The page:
Intracytoplasmic sperm injection (ICSI) is an advanced in vitro fertilization (IVF) process where a single sperm is injected directly into the cytoplasm of a human egg. This procedure was designed to help couples to achieve successful pregnancy who are facing severe male Infertility or have failed to conceive in previous in vitro fertilization attempt.
In ICSI the maximum possible amount of eggs are retrieved, but the eggs which are matured are only injected with sperm. On an average about 75 to 80 percent of eggs which are retrieved can be injected.
This process was developed by Gianpiero Palermo at the Vrije University Brussel, in the center for Reproductive Medicine headed by Paul Devroey and Andre Van Steirteghem. The fun fact is that this process was discovered by mistake. This procedure was performed for the first time in 1987, but could reach only to the pronuclear phase. However, later in January 14, 1992 first birth took place through ICSI which was conceived in April,1991.
It is the inability to conceive by a couple after 1 year of unprotected sexual intercourse. Both men and women have equal chances of being infertile. Male infertility problems could be due to the following reasons:
Such problems could be solved with the help of advanced and specialised technologies such as intracytoplasmic sperm injection (ICSI), in vitro fertilization (IVF) and other procedures. This process has a high success rate and it gives hopes to the couples who are unable to attain pregnancy to get a fertilized embryo.
ICSI is mostly recommended in the case of male factor infertility where achieving fertilization will be very difficult. Cases of male Infertility where ICSI is used are :
There are seven steps involved in ICSI, they are:
After the procedure is successfully finished, the embryo is placed physically into the woman’s uterus. Then one has to run tests and wait for the signs of pregnancy.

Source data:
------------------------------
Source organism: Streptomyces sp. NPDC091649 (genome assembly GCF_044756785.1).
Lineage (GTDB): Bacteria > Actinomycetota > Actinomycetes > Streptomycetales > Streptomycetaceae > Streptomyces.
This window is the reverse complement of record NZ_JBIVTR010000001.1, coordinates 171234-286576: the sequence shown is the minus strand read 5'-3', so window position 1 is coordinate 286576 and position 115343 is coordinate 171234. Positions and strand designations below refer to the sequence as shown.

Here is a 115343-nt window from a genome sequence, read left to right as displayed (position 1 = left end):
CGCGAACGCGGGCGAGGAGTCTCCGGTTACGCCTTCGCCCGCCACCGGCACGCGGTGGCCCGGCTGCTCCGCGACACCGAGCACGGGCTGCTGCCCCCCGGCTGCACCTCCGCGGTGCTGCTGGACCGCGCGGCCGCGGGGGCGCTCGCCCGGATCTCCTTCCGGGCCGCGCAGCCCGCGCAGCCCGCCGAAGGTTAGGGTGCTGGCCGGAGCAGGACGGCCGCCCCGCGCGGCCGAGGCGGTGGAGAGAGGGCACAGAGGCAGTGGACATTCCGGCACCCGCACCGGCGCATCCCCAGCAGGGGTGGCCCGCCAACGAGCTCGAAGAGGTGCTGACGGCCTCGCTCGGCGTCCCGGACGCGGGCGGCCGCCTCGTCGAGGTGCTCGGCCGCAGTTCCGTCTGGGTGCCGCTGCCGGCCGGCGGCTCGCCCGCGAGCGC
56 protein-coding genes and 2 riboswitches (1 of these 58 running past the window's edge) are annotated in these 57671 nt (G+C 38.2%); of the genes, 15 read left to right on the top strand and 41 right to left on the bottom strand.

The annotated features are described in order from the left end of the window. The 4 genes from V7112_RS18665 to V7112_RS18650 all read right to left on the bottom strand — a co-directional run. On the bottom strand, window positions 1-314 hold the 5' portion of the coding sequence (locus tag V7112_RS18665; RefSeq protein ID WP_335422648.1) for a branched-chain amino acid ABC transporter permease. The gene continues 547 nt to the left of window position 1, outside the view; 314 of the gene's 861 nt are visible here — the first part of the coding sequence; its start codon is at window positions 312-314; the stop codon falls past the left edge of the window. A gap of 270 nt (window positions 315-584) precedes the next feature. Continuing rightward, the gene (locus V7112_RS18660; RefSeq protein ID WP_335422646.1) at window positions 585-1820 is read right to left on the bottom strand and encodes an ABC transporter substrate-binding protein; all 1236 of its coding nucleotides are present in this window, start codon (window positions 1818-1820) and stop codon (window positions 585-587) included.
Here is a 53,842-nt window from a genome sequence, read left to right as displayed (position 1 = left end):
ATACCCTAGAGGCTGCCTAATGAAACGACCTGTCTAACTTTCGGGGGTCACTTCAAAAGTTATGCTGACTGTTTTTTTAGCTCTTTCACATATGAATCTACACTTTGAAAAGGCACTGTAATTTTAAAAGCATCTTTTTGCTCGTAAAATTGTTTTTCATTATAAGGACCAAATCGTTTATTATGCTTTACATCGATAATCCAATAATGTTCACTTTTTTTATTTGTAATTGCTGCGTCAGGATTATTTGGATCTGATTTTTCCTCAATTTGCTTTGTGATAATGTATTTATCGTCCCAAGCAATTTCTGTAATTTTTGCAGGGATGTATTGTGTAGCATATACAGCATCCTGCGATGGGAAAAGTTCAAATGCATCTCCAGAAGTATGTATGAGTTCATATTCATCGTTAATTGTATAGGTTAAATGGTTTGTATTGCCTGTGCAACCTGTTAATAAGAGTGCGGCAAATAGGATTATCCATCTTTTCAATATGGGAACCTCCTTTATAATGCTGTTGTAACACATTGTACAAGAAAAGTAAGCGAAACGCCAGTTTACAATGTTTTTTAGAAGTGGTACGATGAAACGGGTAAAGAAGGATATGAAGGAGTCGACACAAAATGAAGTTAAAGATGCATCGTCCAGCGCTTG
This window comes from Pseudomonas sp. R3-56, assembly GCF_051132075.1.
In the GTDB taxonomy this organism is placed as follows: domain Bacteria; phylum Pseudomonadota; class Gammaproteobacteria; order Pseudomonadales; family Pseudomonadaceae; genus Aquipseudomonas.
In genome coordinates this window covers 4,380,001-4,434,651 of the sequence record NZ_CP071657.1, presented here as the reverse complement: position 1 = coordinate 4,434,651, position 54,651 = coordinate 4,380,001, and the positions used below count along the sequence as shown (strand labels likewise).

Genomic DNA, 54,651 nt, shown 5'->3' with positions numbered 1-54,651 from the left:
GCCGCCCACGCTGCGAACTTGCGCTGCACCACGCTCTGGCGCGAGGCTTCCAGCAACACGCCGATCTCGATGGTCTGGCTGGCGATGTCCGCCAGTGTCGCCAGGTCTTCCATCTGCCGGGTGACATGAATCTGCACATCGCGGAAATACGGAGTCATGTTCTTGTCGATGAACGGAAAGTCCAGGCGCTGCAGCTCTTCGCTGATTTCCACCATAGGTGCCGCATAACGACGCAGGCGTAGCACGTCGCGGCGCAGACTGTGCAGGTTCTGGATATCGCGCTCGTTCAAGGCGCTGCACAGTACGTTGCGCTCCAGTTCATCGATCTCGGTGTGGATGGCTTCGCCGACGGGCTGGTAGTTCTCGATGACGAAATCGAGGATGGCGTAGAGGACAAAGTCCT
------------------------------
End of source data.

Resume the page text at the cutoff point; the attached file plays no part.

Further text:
One can conclude about the success rate of ICSI by the fertilization rate achieved in the UCSF IVF laboratory which is currently 80 to 85 percent. Through ICSI couples with male factor infertility have achieved 70 to 80 percent of fertilization rate for all eggs injected which is equivalent to fertilization with normal sperm. The pregnancy rates achieved through ICSI are comparable with those attained through IVF in couples who have no male factor infertility.
There are many risks associated with ICSI, where a normal pregnancy has 1.5 to 3 percent risk of major birth defects it has a slightly increased rate of birth defects which is still very rare.
Most of the studies states that babies developed through artificial insemination may have a risk of imprinting defects. Imprinting is when certain genes in the baby behave differently depending on the chromosome passed on by the father or by the mother. Whereas some researchers believe that such manipulation of zygotes are similar to those in natural pregnancy.
Further about 5 percent of the eggs could be damaged due to needle insertion. Chromosome abnormality in ICSI is four times more than spontaneous conception. Some of the problems related with sex chromosome abnormalities:
Since few of the studies states that there may be slow development in children born of ICSI.
However, one can not evidently conclude the above case.
Though some of the doctors believe that ICSI leads to birth defects, but it may also result due to the inherent risk of abnormalities in parents undergoing this procedure. If anyone is seeking to undergo ICSI procedure one can consult with his/her doctor who can guide the couple about the risks and complications related to ICSI procedure
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